Congress Accuses Yahoo Execs Of Lying About Handing Over Info To Chinese Authorities

from the uh-oh dept

Yahoo just can't win, it seems. The company is finally having a good day in the news, as its earnings topped expectations -- and almost at the same time, Congress accuses company execs of lying at a hearing. Last year, after the news media finally realized that the big American internet sites were cooperating with the Chinese gov't on certain things, Congress felt it needed to hold some grandstanding hearings to make it look like they cared or might actually do something. Of course, nothing much happened at all. However, someone in Congress has noticed that something that a Yahoo exec said in those hearings doesn't seem to square up with more recent news -- meaning that Congress is back in action, asking Yahoo CEO Jerry Yang and the exec in question, general counsel Michael Callahan, to explain themselves at a hearing next month. The question is how involved Yahoo was in the Chinese effort to track down and jail journalist Shi Tao. Callahan told Congress that Yahoo had no info on the case, but documents released this summer suggest otherwise.


Reader Comments (rss)

(Flattened / Threaded)

  1.  
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    TheDock22, Oct 17th, 2007 @ 9:22am

    Why do we care again?

    This sounds like another case of the US sticking its nose into other country's affairs. Who care if Yahoo! cooperated with China and a journalist was imprisoned? He was breaking the law and China has the right to prosecute him according to their laws.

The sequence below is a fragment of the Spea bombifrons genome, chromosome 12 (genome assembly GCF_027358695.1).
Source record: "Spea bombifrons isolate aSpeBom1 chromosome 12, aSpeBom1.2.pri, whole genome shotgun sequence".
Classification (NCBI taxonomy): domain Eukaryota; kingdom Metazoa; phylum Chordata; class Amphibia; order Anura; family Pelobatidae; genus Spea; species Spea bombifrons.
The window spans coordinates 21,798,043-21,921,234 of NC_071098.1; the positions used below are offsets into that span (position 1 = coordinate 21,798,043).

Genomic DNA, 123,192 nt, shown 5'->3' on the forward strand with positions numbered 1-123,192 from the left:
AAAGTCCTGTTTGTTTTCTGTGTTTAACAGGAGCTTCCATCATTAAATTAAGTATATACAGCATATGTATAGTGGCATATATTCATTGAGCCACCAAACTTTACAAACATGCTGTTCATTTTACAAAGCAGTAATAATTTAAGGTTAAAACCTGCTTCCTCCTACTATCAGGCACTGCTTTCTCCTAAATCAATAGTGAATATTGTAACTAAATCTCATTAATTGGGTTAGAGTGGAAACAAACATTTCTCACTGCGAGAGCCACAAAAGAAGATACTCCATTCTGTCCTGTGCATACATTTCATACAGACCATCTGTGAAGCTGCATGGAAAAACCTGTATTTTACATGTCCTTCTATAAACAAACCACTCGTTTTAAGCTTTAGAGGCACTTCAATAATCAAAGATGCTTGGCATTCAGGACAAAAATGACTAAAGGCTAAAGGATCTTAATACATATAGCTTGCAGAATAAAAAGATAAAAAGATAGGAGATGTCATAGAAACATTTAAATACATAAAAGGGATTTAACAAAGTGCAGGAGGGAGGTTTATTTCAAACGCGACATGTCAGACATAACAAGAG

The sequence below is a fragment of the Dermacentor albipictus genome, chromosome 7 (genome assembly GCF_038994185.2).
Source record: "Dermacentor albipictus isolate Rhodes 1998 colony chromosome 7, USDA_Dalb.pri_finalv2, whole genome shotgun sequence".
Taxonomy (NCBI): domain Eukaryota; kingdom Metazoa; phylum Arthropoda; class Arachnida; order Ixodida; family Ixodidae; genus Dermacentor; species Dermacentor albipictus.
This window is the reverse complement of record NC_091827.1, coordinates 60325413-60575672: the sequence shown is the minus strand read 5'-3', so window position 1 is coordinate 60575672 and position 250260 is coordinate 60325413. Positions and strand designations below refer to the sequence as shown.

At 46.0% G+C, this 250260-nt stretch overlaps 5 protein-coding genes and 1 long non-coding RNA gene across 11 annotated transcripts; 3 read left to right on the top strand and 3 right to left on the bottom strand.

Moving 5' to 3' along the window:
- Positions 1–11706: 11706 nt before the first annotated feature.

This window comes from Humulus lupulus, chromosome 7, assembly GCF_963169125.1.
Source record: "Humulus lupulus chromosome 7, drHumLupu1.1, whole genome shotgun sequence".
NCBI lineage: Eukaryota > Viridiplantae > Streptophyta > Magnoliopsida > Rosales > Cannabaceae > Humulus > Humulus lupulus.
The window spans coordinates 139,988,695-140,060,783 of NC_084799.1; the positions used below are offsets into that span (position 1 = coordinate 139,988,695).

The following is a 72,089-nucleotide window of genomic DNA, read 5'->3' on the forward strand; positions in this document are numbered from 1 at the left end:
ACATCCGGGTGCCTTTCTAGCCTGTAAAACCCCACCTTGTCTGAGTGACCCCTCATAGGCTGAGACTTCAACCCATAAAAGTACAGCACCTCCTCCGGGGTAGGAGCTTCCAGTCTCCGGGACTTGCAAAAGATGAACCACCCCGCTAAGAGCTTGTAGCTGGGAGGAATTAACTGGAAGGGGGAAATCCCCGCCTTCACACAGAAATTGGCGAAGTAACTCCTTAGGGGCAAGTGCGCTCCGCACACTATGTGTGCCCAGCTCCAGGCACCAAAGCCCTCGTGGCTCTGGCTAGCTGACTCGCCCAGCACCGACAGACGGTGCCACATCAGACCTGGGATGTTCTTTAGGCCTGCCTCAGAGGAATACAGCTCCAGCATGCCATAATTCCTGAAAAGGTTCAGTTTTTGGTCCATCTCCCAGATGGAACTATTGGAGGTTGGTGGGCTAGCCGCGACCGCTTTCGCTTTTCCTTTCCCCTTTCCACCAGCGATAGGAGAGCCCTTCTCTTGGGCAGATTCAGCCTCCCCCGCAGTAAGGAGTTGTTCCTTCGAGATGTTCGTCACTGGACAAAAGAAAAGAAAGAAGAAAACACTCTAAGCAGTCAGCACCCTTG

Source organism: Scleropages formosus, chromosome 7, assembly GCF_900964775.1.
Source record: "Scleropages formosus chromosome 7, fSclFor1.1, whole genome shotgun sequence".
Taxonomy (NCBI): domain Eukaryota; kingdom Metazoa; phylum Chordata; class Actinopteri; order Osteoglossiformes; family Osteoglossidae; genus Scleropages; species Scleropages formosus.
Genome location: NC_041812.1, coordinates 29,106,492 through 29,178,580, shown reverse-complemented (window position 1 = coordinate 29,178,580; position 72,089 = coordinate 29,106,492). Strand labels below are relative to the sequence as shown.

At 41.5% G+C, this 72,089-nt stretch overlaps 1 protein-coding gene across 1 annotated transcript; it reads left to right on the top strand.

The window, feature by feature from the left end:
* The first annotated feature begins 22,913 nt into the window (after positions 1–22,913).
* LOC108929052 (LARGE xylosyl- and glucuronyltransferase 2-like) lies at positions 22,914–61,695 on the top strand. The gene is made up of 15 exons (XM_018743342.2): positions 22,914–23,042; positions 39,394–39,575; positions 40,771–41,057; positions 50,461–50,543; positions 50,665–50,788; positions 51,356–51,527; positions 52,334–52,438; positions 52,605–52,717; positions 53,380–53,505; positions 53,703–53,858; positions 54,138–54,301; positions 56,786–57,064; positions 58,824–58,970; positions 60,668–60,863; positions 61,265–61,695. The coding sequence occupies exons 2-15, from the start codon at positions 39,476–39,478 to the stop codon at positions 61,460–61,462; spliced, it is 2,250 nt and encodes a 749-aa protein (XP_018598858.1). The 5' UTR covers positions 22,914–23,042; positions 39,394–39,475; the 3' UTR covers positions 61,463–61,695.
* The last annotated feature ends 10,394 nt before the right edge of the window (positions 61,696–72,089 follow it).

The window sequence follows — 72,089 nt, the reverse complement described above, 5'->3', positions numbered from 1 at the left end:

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  2.  
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    Anonymous Coward, Oct 17th, 2007 @ 9:36am

    Re: Why do we care again?

    Ask why we should care again, when these companies are asked to do the same thing here in the United States.

     

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  3.  
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    Boost, Oct 17th, 2007 @ 9:36am

    Freedom of the press

    I think that is why we care, or at least pretend to care...but I'm not certain.

     

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  4.  
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    Anonymous of Course, Oct 17th, 2007 @ 9:43am

    Why We Care

    If Yahoo is a corporation based in the USA,
    the US government should care as far as Yahoo's
    actions go to either support or undermine
    their foreign policy.

    If the law in some country demanded all persons
    with red hair be executed, is it proper for the
    USA to use their foreign policy to try and
    influence that country to change the law?

    I'm not talking about the military. I'm talking
    about the rights of nations to freely associate
    with and trade with whom they please in the manner
    they see fit. Which I know some will dispute.

    Putting it on an individual level, if I divested
    myself of stock from companies supporting South
    Africa during the aparthied era, am I sticking my
    nose into another country's internal affiars? And
    isn't that my business if I decide to do so?

     

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  5.  
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    herres_johnnie, Oct 17th, 2007 @ 9:58am

    LMAO @ Yahoo

    Yahoo should be spending more time worrying about how bad their service is before they branch off into trying to deal with anything going in the US Congress. Who gives a shit the owner of Yahoos name is Yang why wouldnt he cooperate Lawd knows hes doing Jack to correct any issues dealing with Yahoo.

    Whatever they do to that journalist is there business,If the US Congress wants to accuse Yang of anything accuse him for pretending to be a Big American Internet Site and then imprison him! LOL

     

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  6.  
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    JS Beckerist (profile), Oct 17th, 2007 @ 10:13am

    We should care...